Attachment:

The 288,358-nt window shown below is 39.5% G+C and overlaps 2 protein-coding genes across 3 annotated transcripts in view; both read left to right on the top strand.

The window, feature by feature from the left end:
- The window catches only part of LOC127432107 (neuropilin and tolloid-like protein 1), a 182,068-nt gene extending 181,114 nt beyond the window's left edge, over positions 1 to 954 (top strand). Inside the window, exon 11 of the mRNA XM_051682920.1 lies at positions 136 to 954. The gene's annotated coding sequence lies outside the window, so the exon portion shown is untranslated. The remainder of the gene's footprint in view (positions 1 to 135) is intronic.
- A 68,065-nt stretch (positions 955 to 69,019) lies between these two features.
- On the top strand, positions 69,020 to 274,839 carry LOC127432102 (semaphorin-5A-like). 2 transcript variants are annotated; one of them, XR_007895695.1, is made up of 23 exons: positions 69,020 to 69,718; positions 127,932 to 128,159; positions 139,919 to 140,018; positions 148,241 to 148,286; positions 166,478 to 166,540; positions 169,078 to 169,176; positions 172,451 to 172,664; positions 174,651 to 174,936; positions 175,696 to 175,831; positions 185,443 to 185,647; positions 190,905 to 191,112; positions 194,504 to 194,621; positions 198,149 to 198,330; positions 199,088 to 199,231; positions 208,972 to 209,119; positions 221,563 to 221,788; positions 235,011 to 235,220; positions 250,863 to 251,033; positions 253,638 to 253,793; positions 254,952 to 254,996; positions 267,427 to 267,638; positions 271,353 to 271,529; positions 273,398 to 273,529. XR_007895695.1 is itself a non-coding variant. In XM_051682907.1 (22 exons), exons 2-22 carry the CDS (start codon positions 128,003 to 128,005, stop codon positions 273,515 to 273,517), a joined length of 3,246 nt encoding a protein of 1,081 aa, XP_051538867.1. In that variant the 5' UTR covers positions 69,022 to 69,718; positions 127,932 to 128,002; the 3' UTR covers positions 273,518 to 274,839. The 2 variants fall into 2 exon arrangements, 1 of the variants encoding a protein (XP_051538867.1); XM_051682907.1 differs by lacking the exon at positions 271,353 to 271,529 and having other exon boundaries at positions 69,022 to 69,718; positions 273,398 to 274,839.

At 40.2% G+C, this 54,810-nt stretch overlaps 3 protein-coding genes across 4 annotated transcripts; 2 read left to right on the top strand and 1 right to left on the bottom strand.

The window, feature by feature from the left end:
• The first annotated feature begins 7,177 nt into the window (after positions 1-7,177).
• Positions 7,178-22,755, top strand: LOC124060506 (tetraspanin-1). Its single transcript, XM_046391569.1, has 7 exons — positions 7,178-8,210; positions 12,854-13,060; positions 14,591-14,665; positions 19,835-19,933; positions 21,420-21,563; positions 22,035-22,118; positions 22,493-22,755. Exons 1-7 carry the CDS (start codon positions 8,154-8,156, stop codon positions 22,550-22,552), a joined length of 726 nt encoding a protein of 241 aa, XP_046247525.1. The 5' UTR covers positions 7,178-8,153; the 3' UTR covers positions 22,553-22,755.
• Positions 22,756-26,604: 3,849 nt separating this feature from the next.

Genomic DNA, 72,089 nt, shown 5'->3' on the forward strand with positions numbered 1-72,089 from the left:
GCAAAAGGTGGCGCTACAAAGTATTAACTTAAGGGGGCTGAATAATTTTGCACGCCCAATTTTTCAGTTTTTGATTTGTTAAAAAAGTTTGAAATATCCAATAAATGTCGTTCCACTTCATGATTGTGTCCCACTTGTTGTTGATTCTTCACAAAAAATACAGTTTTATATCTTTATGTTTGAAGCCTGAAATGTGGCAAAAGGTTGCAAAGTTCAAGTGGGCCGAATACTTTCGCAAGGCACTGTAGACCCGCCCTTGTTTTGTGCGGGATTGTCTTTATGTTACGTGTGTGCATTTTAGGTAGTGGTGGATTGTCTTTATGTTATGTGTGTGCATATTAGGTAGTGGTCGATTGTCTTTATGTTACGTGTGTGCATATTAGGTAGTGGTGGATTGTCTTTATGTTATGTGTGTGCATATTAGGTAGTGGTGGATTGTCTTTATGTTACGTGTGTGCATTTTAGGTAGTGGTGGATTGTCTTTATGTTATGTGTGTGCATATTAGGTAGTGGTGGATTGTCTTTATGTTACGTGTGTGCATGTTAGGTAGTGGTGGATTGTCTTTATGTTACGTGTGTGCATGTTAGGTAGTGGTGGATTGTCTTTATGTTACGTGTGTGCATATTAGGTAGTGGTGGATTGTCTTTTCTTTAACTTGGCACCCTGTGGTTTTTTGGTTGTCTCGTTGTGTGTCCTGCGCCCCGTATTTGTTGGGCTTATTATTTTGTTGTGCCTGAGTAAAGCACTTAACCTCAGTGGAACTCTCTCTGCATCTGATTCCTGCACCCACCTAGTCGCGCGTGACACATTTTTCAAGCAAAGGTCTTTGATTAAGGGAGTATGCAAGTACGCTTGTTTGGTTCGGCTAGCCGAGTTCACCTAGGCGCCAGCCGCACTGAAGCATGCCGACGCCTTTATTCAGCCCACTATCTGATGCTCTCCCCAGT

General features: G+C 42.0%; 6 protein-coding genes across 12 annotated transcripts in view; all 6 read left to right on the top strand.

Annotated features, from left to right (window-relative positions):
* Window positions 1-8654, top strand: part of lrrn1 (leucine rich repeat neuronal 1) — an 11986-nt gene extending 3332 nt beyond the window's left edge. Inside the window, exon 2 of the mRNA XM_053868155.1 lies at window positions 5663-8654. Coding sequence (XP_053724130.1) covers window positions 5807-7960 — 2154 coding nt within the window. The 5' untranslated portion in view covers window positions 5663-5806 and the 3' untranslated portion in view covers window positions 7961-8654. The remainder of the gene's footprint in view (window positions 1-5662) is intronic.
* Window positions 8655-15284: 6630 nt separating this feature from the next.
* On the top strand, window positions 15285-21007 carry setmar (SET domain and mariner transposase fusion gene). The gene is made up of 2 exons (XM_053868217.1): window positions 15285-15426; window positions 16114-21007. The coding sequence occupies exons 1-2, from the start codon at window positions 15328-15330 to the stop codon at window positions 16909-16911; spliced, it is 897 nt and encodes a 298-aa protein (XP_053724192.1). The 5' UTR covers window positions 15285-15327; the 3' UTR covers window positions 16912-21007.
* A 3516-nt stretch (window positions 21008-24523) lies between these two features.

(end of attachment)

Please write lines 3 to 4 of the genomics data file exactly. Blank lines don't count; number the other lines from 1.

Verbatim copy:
- The window catches only part of LOC127432107 (neuropilin and tolloid-like protein 1), a 182,068-nt gene extending 181,114 nt beyond the window's left edge, over positions 1 to 954 (top strand). Inside the window, exon 11 of the mRNA XM_051682920.1 lies at positions 136 to 954. The gene's annotated coding sequence lies outside the window, so the exon portion shown is untranslated. The remainder of the gene's footprint in view (positions 1 to 135) is intronic.
- A 68,065-nt stretch (positions 955 to 69,019) lies between these two features.